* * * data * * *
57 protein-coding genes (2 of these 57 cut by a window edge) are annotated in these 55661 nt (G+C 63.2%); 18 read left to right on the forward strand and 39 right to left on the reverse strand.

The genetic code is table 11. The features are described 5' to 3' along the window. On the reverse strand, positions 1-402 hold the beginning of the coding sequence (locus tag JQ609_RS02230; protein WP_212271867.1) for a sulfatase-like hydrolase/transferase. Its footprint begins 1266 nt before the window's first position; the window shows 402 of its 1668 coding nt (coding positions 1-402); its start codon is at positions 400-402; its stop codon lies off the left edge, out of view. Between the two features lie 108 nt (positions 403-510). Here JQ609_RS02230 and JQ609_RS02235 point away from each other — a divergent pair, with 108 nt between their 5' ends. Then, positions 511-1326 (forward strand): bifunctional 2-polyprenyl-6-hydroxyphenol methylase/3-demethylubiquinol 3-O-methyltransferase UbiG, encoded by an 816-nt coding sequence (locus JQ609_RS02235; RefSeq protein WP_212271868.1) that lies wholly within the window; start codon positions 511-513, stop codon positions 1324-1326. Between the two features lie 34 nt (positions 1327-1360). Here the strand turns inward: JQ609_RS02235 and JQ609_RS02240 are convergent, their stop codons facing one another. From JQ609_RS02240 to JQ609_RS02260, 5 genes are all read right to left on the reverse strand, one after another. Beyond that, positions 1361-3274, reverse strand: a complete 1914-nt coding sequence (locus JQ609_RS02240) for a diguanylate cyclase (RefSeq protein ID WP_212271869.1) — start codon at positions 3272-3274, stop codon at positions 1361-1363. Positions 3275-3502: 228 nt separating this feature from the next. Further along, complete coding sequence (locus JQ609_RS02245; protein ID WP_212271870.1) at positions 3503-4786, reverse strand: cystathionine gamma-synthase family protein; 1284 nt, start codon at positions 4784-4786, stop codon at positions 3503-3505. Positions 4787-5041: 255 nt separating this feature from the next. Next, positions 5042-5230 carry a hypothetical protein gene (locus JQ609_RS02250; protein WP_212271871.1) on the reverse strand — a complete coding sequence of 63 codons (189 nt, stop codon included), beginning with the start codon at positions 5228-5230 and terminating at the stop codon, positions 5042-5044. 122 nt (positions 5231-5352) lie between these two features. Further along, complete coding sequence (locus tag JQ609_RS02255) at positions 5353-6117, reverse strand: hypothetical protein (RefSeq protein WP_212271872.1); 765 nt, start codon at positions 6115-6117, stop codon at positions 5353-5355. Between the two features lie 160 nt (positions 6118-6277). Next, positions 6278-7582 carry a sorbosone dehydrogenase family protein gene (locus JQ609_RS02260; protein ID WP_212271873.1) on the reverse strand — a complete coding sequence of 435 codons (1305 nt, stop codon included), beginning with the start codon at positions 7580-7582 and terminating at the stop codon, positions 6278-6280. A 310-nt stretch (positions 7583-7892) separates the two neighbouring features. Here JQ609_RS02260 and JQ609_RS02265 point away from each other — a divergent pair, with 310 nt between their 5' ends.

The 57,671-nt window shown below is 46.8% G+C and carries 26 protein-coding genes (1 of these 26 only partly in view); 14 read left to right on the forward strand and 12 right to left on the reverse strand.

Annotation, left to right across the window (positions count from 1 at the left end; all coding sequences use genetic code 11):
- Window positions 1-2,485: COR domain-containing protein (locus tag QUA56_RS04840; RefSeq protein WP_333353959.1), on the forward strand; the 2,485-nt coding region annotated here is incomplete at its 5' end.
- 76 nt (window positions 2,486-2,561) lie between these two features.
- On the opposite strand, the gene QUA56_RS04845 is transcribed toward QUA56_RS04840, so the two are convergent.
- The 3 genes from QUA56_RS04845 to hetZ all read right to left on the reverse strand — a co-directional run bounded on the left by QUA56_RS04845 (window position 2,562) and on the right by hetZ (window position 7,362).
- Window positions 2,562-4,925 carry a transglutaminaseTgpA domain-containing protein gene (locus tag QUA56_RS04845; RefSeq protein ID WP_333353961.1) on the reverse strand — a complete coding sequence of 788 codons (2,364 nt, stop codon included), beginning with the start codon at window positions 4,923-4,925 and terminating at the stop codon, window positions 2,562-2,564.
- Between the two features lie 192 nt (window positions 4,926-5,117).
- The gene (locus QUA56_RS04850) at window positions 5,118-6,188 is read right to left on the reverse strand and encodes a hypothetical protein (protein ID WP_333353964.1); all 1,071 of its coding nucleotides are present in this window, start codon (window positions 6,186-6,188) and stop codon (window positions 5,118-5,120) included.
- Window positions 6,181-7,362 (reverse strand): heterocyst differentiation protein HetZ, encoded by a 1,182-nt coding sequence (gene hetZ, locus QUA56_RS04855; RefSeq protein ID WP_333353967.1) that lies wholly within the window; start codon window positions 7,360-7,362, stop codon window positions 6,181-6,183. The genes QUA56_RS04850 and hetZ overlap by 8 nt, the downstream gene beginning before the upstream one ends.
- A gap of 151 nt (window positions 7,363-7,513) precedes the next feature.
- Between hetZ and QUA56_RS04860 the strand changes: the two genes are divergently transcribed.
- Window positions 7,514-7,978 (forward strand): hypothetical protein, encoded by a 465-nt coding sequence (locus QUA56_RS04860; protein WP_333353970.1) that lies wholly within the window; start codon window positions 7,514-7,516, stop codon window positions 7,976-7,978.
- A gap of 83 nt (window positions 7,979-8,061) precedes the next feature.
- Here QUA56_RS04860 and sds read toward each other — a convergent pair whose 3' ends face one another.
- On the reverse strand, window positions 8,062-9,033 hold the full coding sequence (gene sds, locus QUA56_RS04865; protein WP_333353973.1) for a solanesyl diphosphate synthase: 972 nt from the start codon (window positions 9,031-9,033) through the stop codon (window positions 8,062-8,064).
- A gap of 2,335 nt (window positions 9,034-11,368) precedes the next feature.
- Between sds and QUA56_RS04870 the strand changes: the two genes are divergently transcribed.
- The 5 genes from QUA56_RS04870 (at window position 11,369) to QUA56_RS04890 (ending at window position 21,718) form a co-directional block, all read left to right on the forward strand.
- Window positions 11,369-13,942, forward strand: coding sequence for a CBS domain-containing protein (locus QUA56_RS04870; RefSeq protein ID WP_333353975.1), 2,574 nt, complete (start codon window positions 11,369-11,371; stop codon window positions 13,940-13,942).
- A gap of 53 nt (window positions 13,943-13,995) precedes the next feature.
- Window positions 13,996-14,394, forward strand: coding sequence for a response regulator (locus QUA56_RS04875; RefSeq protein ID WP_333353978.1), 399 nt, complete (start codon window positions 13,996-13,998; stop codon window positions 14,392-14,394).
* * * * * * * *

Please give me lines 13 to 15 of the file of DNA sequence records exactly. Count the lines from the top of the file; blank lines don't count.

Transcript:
- A gap of 151 nt (window positions 7,363-7,513) precedes the next feature.
- Between hetZ and QUA56_RS04860 the strand changes: the two genes are divergently transcribed.
- Window positions 7,514-7,978 (forward strand): hypothetical protein, encoded by a 465-nt coding sequence (locus QUA56_RS04860; protein WP_333353970.1) that lies wholly within the window; start codon window positions 7,514-7,516, stop codon window positions 7,976-7,978.